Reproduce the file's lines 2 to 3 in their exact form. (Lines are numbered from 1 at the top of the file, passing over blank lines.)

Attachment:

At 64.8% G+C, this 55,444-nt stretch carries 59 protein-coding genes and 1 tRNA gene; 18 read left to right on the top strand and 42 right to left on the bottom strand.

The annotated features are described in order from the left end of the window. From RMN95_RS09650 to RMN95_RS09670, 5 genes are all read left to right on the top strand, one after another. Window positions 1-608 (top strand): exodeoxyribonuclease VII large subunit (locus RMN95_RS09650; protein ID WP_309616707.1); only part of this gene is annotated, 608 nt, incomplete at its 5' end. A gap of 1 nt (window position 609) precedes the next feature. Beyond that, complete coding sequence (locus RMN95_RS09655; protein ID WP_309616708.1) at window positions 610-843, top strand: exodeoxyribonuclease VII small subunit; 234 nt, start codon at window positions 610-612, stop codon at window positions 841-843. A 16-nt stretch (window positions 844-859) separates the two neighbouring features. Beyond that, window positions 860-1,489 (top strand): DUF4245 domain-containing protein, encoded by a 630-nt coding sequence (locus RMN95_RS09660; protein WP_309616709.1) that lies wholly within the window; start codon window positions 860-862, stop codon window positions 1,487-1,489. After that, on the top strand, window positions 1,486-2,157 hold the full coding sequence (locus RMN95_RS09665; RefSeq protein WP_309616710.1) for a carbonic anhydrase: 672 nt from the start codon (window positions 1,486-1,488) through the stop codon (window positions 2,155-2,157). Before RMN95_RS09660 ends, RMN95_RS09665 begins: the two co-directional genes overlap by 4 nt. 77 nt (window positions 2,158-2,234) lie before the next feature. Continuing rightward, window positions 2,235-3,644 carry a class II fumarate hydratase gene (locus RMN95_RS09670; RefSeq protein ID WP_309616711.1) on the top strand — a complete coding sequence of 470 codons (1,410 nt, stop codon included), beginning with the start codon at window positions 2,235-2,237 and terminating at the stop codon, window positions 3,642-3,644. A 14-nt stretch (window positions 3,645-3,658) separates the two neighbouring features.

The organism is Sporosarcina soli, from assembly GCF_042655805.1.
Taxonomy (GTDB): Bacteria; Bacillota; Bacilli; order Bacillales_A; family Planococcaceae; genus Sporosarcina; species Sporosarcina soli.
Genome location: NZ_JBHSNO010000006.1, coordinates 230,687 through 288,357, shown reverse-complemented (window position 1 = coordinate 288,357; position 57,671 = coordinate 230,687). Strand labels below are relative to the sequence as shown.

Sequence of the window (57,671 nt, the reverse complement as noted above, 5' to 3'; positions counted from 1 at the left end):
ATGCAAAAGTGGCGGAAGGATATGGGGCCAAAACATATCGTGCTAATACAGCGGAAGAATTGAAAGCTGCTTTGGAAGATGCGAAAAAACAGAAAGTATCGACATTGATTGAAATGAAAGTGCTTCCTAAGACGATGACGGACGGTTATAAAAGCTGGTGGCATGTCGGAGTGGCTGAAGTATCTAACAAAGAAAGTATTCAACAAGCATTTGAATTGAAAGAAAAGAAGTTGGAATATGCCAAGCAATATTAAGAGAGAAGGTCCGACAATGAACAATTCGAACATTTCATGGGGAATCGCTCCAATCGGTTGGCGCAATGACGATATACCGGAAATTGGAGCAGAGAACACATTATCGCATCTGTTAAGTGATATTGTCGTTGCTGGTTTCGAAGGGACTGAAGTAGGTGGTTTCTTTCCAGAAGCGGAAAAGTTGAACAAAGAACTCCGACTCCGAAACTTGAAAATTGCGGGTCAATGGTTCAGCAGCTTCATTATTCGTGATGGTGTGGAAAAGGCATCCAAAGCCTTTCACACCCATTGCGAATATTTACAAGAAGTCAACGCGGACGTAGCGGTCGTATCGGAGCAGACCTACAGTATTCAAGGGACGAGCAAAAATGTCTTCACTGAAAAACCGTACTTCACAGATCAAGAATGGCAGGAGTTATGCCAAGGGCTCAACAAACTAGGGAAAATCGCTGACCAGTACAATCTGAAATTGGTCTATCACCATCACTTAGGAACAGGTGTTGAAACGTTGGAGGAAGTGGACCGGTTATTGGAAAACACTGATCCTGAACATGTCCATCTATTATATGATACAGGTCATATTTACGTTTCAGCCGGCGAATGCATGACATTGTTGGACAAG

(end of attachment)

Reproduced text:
The annotated features are described in order from the left end of the window. From RMN95_RS09650 to RMN95_RS09670, 5 genes are all read left to right on the top strand, one after another. Window positions 1-608 (top strand): exodeoxyribonuclease VII large subunit (locus RMN95_RS09650; protein ID WP_309616707.1); only part of this gene is annotated, 608 nt, incomplete at its 5' end. A gap of 1 nt (window position 609) precedes the next feature. Beyond that, complete coding sequence (locus RMN95_RS09655; protein ID WP_309616708.1) at window positions 610-843, top strand: exodeoxyribonuclease VII small subunit; 234 nt, start codon at window positions 610-612, stop codon at window positions 841-843. A 16-nt stretch (window positions 844-859) separates the two neighbouring features. Beyond that, window positions 860-1,489 (top strand): DUF4245 domain-containing protein, encoded by a 630-nt coding sequence (locus RMN95_RS09660; protein WP_309616709.1) that lies wholly within the window; start codon window positions 860-862, stop codon window positions 1,487-1,489. After that, on the top strand, window positions 1,486-2,157 hold the full coding sequence (locus RMN95_RS09665; RefSeq protein WP_309616710.1) for a carbonic anhydrase: 672 nt from the start codon (window positions 1,486-1,488) through the stop codon (window positions 2,155-2,157). Before RMN95_RS09660 ends, RMN95_RS09665 begins: the two co-directional genes overlap by 4 nt. 77 nt (window positions 2,158-2,234) lie before the next feature. Continuing rightward, window positions 2,235-3,644 carry a class II fumarate hydratase gene (locus RMN95_RS09670; RefSeq protein ID WP_309616711.1) on the top strand — a complete coding sequence of 470 codons (1,410 nt, stop codon included), beginning with the start codon at window positions 2,235-2,237 and terminating at the stop codon, window positions 3,642-3,644. A 14-nt stretch (window positions 3,645-3,658) separates the two neighbouring features.

The organism is Sporosarcina soli, from assembly GCF_042655805.1.